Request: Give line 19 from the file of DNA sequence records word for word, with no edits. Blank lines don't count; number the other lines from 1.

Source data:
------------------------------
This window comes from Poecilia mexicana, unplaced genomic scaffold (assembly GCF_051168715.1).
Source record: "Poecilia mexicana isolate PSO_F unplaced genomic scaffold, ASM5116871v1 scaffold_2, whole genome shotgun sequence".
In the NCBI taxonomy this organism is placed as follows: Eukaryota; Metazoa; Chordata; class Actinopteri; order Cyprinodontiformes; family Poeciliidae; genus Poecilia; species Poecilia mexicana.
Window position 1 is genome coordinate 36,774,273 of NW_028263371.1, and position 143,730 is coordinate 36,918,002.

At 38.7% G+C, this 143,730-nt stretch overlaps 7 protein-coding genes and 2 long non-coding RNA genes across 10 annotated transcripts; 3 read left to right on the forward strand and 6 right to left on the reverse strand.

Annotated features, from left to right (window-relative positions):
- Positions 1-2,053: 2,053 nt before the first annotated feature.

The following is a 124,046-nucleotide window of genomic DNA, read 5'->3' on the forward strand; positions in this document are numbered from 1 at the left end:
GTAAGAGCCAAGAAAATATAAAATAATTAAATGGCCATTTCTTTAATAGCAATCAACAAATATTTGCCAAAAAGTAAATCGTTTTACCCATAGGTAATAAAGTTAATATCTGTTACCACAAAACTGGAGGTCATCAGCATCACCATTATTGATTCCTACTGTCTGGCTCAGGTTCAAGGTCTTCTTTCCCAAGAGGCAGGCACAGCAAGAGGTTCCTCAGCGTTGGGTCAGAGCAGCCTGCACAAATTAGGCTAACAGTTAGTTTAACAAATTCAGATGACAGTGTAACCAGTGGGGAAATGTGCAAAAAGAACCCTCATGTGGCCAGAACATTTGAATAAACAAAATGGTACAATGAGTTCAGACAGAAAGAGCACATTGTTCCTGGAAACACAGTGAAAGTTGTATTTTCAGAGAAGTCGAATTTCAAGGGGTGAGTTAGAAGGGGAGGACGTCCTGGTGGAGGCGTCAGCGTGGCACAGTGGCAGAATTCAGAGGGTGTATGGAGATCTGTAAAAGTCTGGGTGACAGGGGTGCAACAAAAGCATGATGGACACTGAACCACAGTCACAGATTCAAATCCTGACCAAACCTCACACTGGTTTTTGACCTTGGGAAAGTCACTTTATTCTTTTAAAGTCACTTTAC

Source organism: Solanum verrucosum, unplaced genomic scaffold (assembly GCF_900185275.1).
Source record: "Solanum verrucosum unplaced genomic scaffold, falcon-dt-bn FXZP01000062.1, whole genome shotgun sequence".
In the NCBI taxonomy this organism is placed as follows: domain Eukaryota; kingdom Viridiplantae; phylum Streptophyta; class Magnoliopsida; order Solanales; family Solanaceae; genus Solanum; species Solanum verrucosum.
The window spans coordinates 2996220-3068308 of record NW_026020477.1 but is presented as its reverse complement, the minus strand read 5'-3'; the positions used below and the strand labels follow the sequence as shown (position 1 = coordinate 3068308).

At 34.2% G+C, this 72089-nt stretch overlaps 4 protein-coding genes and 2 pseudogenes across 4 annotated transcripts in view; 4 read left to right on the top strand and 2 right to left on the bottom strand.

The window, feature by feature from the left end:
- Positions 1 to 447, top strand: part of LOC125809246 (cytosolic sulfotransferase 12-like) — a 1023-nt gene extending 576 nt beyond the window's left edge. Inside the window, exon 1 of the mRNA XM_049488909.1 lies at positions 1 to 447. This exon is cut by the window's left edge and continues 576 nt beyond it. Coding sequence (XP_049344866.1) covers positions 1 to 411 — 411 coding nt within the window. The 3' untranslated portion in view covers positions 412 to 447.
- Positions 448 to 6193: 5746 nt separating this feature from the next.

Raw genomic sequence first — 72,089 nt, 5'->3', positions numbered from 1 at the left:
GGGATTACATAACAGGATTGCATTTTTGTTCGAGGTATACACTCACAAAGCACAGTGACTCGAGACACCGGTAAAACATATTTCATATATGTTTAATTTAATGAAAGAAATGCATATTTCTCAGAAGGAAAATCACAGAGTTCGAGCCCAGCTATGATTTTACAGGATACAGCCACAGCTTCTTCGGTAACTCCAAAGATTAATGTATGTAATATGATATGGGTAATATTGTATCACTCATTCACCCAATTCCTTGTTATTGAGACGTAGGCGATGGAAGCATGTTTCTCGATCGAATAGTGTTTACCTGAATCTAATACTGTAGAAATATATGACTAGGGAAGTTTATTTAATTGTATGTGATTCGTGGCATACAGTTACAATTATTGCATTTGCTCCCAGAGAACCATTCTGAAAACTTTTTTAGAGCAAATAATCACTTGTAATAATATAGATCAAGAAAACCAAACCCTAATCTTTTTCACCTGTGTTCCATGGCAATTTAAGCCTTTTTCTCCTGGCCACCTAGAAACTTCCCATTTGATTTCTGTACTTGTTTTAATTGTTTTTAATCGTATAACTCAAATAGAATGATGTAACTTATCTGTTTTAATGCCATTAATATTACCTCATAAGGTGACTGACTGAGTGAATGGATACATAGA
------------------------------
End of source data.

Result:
GGGATTACATAACAGGATTGCATTTTTGTTCGAGGTATACACTCACAAAGCACAGTGACTCGAGACACCGGTAAAACATATTTCATATATGTTTAATTTAATGAAAGAAATGCATATTTCTCAGAAGGAAAATCACAGAGTTCGAGCCCAGCTATGATTTTACAGGATACAGCCACAGCTTCTTCGGTAACTCCAAAGATTAATGTATGTAATATGATATGGGTAATATTGTATCACTCATTCACCCAATTCCTTGTTATTGAGACGTAGGCGATGGAAGCATGTTTCTCGATCGAATAGTGTTTACCTGAATCTAATACTGTAGAAATATATGACTAGGGAAGTTTATTTAATTGTATGTGATTCGTGGCATACAGTTACAATTATTGCATTTGCTCCCAGAGAACCATTCTGAAAACTTTTTTAGAGCAAATAATCACTTGTAATAATATAGATCAAGAAAACCAAACCCTAATCTTTTTCACCTGTGTTCCATGGCAATTTAAGCCTTTTTCTCCTGGCCACCTAGAAACTTCCCATTTGATTTCTGTACTTGTTTTAATTGTTTTTAATCGTATAACTCAAATAGAATGATGTAACTTATCTGTTTTAATGCCATTAATATTACCTCATAAGGTGACTGACTGAGTGAATGGATACATAGA